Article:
Last night my wife and I watched the first episode of IFC's Portlandia with more than a little city-envy. Portland is just way hipper, greener, progressive, and energetic than our sleepy Salem.
I can't begin to imagine what a comparable Salemandia TV series would be like. All I know is that it'd be boring.
Comparatively, I have to admit. Meaning, Salem has the geographical misfortune of being located between two of the most interesting cities in the United States, Portland and Eugene.
So the yawn with which we Salemites describe our town is a relative evaluation, not absolute. Case in point: I just got back from a vegan potluck gathering, which shows that some people in Salem are as culinarily cutting edge as Portlanders are.
At the potluck I talked with a youngish (late twenties?) girl about Portlandia and what it's like for someone her age to live here. She said, "Recently I lived in Grants Pass for six months, so that colors how I look at Salem. I'm much happier here, though admittedly it's nothing like Portland or Eugene."
She then made an interesting point which I hadn't thought of before during my thirty-three years of Salem living.
"I like Salem because it forces me to be more creative than I'd be in a more with-it city. If I want to be with fellow vegans, I need to organize a group, or otherwise reach out. In Portland there's lots of alternative lifestyle options right at hand; here, often you have to fashion them yourself."
I then told her, mistakenly it turns out, that since the first episode of Portlandia showed a newly arrived girl about her age being stripped of a nose ring and earrings (too San Francisco'ish), she'd have to give up her own piercings and earrings if she moved to Portland.
However, upon a second watching of that scene, I realized that the girl's piercing got the Portland hipster OK, so I was only half right.
My other favorite scene in the Portlandia premiere (which had some decided cinematic rough spots) was at the restaurant where an excruciatingly ecologically conscious couple is grilling their server about how humanely the chicken they're thinking of ordering was raised.
I used to be a member of an India-based, guru-centered meditation system which was strictly vegetarian. So much so, we weren't supposed to eat cheese made with animal rennet.
I didn't think it was a big deal if I ate some specks of cow hoof, or whatever rennet is made of, but sometimes I'd be at a restaurant with fellow disciples who considered this to be horrible karma.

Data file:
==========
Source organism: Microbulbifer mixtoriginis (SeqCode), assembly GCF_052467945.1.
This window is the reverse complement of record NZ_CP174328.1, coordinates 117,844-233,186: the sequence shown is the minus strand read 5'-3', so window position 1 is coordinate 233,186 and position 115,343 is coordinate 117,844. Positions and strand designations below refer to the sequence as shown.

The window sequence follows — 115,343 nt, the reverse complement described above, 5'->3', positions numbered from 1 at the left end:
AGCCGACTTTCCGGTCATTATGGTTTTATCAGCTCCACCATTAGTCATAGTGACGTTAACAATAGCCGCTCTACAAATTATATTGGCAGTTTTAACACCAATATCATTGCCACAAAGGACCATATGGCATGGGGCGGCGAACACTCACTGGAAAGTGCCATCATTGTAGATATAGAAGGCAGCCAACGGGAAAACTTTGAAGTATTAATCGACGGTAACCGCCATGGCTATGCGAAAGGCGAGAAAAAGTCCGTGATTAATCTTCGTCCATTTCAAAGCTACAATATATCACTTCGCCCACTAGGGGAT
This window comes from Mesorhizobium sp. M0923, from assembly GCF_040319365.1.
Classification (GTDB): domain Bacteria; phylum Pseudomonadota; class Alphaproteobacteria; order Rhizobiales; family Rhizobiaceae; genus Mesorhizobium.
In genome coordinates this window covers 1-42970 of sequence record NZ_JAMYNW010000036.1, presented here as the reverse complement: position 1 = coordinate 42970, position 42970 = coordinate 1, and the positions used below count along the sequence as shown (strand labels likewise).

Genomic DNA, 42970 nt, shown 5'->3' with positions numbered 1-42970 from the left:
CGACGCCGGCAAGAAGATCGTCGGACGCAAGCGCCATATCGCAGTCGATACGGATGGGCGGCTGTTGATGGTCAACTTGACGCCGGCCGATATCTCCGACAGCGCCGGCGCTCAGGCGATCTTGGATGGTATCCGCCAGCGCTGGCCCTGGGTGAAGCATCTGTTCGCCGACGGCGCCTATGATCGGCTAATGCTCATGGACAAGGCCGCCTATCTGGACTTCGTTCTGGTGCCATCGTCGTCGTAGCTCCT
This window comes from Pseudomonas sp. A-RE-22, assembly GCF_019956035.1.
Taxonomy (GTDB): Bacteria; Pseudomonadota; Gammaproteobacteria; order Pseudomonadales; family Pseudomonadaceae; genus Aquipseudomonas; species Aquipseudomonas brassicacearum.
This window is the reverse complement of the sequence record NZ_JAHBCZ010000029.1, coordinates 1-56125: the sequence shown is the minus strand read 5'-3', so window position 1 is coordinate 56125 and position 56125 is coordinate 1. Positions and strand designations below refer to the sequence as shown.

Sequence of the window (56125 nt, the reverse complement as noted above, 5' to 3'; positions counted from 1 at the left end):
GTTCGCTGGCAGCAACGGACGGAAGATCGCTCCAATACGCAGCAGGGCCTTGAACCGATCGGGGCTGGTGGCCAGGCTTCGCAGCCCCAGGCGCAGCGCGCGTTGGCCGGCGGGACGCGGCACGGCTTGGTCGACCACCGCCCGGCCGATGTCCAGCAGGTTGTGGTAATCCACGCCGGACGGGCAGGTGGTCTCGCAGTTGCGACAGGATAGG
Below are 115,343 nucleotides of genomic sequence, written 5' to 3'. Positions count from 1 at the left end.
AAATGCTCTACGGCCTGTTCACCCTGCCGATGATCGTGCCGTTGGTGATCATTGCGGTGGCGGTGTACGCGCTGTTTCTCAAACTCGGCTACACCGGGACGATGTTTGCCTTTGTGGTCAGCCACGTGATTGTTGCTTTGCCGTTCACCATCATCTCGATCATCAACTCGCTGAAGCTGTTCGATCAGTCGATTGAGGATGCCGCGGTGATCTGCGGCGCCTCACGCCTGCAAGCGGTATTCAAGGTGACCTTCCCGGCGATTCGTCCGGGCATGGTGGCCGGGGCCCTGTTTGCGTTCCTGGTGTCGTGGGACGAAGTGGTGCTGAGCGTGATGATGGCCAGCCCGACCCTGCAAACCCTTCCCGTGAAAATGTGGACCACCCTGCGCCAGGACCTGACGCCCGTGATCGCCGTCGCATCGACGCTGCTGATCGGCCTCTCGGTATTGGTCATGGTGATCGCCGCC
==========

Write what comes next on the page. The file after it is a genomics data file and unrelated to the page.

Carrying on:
So they'd grill the hapless waiter or waitress while I looked on in embarrassed quasi-horror. "Does the cheese on your pizza contain animal rennet? What brand is it? Please go and check, we can't eat anything that isn't purely vegetarian."
Thus I found the Portlandia restaurant scene entirely believable, up to a point. (I never knew anybody who took a drive to check out a cheese source, but the group I was part of did put a lot of effort into analyzing the vegetarian vs. animal rennet ingredients of every major cheese producer in the United States.)
My favorite line in the show was, "Portland is the city where young people go to retire."
Being retired myself, though old, I'm entirely on board with the Portlandia lifestyle of getting up at eleven and, maybe, working a few hours a week at a coffee shop. Only difference is, I don't work at a coffee house; I drink the brew and blog there.
Otherwise, aside from a lack of piercings and failure to ever attend Clown School, I could easily be a happy resident of Portlandia.
(The Portland Oregonian asked readers to write their own reviews of the show. I looked over some of them. Here's one I liked from "Valdez":)
I think this show is HILARIOUS! I thought it was a fairly spot on parody of the city that I live in and love so much. Come on, you guys don't know the various characters in this show?
The bike nazi guy that I saw in the previews/web exclusives is my best bud at work -- a guy that while riding his bike will scream at cars and kick them if they get too close or invade his "space." My wife has a friend that went to CLOWN SCHOOL. And all the hot chicks really do wear glasses!
My wife and I used to drive out to Corbett to buy chickens from our own personal chicken farmer, taking great solace in the well-being and "happy lives" the chickens led - before we ate them! ha ha ha
This show cracks me up. The "put a bird on it" stuff is SO true, too! I posted the advance Hulu exclusive on Facebook and ALL of my friends thought it was hilarious. Good job Fred and Carrie! Thanks for exposing Portland's funny idiosyncrasies in a fun and hip way. LOVE THE MUSIC, choices, too!!!